15 minutes with Linda Jaivin
Last night I had the chance to sit down with my fellow Emerging Writer's Festival bloggers and talk with novelist and translator Linda Jaivin, currently in town for the racy Dirty Words event on June 1.
Among many topics covered – Chinese Kung Fu, the art of bluffing your way through an interview, Renaissance art and French New Wave cinema – I was particularly interested in Linda’s vast catalogue of book reviews. As Linda is both a successful novelist and a critic, I wanted to find out how her position as an author influenced her approach to critquing other authors’ work.
I’ll admit that I have a pretty ignorant view of what a book review actually sets out to achieve. As a pure summary of a text, it seems a paradox that a book of 100,000 words can be explained in 150. If that were possible, all books are in dire need of more ruthless editors. And if reviews are pure opinion, how does that wash when books are such personal objects of affection? I was keen to get a more informed perspective from Linda, who has been reviewing books since before I was born.
Linda explained her approach to a review was less about like/dislike and whether to recommend a purchase, and more about giving the reader an understanding of the work itself, leaving it up to them whether they should read it or not.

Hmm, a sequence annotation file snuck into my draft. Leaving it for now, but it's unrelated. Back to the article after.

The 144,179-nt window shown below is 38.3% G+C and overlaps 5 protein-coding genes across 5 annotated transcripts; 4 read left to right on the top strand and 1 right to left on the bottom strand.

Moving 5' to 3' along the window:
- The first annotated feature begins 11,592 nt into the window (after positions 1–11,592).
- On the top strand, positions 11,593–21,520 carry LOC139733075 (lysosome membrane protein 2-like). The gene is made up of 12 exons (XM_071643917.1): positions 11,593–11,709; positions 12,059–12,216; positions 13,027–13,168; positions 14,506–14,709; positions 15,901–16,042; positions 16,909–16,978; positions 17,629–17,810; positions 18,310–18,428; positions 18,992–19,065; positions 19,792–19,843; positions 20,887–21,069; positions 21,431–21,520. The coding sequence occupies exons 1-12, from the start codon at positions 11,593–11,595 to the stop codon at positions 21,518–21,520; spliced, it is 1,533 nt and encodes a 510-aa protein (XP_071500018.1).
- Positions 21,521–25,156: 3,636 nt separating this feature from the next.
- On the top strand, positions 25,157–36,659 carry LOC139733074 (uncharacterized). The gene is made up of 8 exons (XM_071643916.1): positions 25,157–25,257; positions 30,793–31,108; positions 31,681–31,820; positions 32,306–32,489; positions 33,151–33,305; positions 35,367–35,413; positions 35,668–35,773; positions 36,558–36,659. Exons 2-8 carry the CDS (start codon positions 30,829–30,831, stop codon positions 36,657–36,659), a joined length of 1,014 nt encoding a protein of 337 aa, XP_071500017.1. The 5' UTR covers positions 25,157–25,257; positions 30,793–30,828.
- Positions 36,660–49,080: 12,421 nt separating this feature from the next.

She said her reviews were written primarily as standalone pieces, providing the reader with an examination (for want of a better word) of a writer’s intentions and their relative achievements against those intentions. Were someone to read one of Linda’s reviews, they should be able to come out of it with an understanding of the work itself and engage with the review in such a way that going on to read the title in question was not necessarily a foregone conclusion.
That’ll sound obvious to some, but it wasn’t to me. No doubt there are many opinions on what ultimate purpose reviews serve, and whether the bulk of reviews that are published are as thoughful as Linda’s, I’m yet to find out.
But from talking to Linda I came away with a rekindled interest in the art of the review. Reading books and reading ‘reviews of books’ seem now like two types of texts, both of which offer chances to gain insights into the writing process and its outcomes. It gave me, someone quite ignorant of what reviews actually did, a reason to start reading reviews of not just books I intend to buy, but also those I might not actually ever read. Which kind of sounds strange now that I type it, but I’m sure there is some sense there.
Anyway, as said at the start, Linda is going to be talking at the EWF Dirty Words event coming up soon. I certainly found her to be an engaging and vivacious speaker, and I’m sure, given the topic, the session will be a highlight of the festival.
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